Thanksgiving is a life-enriching practice worth cultivating all year long.
It doesn't have to be a week of tiresome turkey sandwiches. A food historian explains how the French came to see leftovers as an outlet for creativity and experimentation.
Bread. Yeast. Wine. Cheese. All these delicious foods are courtesy of various forms of domesticated fungi. So how, exactly, did humans tame wild fungi into the cooperative species that make our food?
Sit down to Thanksgiving dinner ready to amaze your companions with physiological facts about why different cuts of the turkey have different characteristics.
Tryptophan, found in food, is an important ingredient in the neurotransmitter serotonin. But is that enough to support it as a possible mood booster? The research is decidedly mixed.
Turkey has become easier to produce over the years, making it easier on American wallets – with some environmental benefits as well.
All of us have allergies to people whose seemingly inconsequential behaviour repulses us. Here's how to deal with it this holiday season.
The Pilgrims repeatedly thanked God for their good fortune. But without two earlier developments, the entire undertaking at New Plymouth would have likely failed.
Research shows that when Americans are aware of the scale of food waste, and how much energy and water are used to produce food, they support measures to reduce the problem.
Millions of Americans will be shopping for turkeys in the coming days. An economist suggests a few things to keep in mind as you hunt for the perfect bird for your feast.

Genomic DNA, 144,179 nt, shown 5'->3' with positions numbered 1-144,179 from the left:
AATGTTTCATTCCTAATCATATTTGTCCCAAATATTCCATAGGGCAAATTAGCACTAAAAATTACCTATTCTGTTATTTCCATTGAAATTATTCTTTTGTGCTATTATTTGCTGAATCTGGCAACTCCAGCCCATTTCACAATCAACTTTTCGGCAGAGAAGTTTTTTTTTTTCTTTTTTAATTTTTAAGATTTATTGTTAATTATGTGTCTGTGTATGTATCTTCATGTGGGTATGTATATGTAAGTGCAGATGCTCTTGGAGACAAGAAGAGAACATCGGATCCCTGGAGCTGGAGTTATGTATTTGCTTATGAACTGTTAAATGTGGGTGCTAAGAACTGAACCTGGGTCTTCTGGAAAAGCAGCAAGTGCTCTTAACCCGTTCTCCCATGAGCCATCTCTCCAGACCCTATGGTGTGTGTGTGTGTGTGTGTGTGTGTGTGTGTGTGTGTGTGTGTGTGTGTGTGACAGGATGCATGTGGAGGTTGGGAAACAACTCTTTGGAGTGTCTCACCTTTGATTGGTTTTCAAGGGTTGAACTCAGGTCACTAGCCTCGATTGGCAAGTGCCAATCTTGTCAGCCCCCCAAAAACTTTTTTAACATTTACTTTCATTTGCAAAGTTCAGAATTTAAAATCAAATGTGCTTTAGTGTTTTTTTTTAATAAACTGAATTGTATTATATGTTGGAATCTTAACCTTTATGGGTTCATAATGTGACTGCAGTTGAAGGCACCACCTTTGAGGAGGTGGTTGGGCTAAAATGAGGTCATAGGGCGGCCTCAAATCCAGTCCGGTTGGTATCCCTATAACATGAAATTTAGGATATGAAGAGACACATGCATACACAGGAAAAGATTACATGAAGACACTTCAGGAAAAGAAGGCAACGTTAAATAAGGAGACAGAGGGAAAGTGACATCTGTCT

Chinese customers spend billions on Nov. 11. Why, and what does it mean for the global retail marketplace?
Ritual feasting emerged around the time humans were beginning to farm. It came to play an important role in societal bonding, much as it does today.
How do foods break into new niches and global markets? US cranberry growers, saddled with large surpluses and working to boost demand for their product, could take a lesson from soybeans.
At one point, turkey was jockeying with duck and chicken for king of the Thanksgiving table.
In the 19th century, puddings were as popular and widespread as pasta dishes are today.
For those wondering whether it is sinful to drink, even moderately, a scholar goes into the history of alcohol and its distillation to show how early monks and priests contributed to it.
Holiday retail sales may boom this year – and the lion's share will not be online purchases. Yet brick-and-mortar retail stores are facing heavy internet competition.
An economist explains why turkeys defy the economic laws of supply and demand.
Dishes we consider staples today have little to do with the first feast.
Remember that story about the molecule found in turkey that makes you drowsy? Research shows it's a myth – tryptophan doesn't cause you to nod off, but it may be connected to cooperation.